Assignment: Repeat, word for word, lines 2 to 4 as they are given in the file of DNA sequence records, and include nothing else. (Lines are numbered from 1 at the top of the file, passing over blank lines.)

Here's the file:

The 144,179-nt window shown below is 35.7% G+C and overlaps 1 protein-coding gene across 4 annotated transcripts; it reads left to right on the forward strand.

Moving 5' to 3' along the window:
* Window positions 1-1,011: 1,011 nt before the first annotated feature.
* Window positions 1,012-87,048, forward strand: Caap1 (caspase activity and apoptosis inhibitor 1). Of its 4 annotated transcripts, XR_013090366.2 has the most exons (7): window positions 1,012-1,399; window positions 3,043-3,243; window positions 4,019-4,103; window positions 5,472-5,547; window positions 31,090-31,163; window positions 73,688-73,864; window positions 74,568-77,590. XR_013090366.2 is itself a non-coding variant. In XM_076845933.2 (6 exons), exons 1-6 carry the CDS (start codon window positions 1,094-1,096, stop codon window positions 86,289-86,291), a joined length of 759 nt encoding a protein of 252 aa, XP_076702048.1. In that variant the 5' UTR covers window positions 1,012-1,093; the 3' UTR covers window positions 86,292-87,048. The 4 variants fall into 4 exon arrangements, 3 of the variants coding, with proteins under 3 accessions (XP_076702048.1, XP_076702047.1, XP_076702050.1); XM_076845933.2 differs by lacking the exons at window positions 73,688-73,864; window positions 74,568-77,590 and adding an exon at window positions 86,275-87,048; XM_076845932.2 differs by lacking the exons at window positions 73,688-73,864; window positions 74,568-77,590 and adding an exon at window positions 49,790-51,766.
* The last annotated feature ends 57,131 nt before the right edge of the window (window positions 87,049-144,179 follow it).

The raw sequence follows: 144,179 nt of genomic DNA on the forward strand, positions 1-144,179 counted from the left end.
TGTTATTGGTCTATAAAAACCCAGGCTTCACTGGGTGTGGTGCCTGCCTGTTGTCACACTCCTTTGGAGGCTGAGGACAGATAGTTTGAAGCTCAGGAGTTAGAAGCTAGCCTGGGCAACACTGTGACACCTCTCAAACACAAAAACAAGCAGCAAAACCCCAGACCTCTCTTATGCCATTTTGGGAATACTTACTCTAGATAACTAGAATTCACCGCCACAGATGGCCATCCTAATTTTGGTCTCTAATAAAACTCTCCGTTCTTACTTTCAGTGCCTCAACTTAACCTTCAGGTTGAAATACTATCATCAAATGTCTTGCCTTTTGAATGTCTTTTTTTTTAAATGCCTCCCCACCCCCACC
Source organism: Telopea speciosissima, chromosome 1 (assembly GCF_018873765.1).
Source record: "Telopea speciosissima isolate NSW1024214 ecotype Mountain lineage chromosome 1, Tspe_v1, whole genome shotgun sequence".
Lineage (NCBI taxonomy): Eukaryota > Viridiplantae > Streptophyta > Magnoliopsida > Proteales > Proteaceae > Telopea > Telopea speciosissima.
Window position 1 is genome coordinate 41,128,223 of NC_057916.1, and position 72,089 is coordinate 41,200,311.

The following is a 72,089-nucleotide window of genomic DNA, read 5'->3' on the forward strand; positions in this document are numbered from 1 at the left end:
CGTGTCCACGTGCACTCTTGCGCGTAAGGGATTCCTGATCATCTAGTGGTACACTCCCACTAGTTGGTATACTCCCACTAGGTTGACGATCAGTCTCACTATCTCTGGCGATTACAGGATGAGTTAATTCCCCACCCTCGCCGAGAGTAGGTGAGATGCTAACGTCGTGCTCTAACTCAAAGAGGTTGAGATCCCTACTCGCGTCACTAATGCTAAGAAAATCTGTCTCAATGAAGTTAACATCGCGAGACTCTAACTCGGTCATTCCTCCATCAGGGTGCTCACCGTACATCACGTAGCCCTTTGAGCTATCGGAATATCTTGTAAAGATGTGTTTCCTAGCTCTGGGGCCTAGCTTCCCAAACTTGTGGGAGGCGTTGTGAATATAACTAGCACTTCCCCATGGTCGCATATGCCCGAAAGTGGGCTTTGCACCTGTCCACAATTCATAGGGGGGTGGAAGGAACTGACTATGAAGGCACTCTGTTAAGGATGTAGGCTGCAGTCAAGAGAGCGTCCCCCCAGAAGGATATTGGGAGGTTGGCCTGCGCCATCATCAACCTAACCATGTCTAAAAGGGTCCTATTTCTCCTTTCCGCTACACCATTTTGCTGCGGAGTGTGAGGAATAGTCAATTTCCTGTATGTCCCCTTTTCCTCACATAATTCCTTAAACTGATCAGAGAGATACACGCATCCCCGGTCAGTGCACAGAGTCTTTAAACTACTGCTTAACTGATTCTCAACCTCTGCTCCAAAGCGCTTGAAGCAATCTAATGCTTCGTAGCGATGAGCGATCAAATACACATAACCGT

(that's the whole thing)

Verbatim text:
Moving 5' to 3' along the window:
* Window positions 1-1,011: 1,011 nt before the first annotated feature.
* Window positions 1,012-87,048, forward strand: Caap1 (caspase activity and apoptosis inhibitor 1). Of its 4 annotated transcripts, XR_013090366.2 has the most exons (7): window positions 1,012-1,399; window positions 3,043-3,243; window positions 4,019-4,103; window positions 5,472-5,547; window positions 31,090-31,163; window positions 73,688-73,864; window positions 74,568-77,590. XR_013090366.2 is itself a non-coding variant. In XM_076845933.2 (6 exons), exons 1-6 carry the CDS (start codon window positions 1,094-1,096, stop codon window positions 86,289-86,291), a joined length of 759 nt encoding a protein of 252 aa, XP_076702048.1. In that variant the 5' UTR covers window positions 1,012-1,093; the 3' UTR covers window positions 86,292-87,048. The 4 variants fall into 4 exon arrangements, 3 of the variants coding, with proteins under 3 accessions (XP_076702048.1, XP_076702047.1, XP_076702050.1); XM_076845933.2 differs by lacking the exons at window positions 73,688-73,864; window positions 74,568-77,590 and adding an exon at window positions 86,275-87,048; XM_076845932.2 differs by lacking the exons at window positions 73,688-73,864; window positions 74,568-77,590 and adding an exon at window positions 49,790-51,766.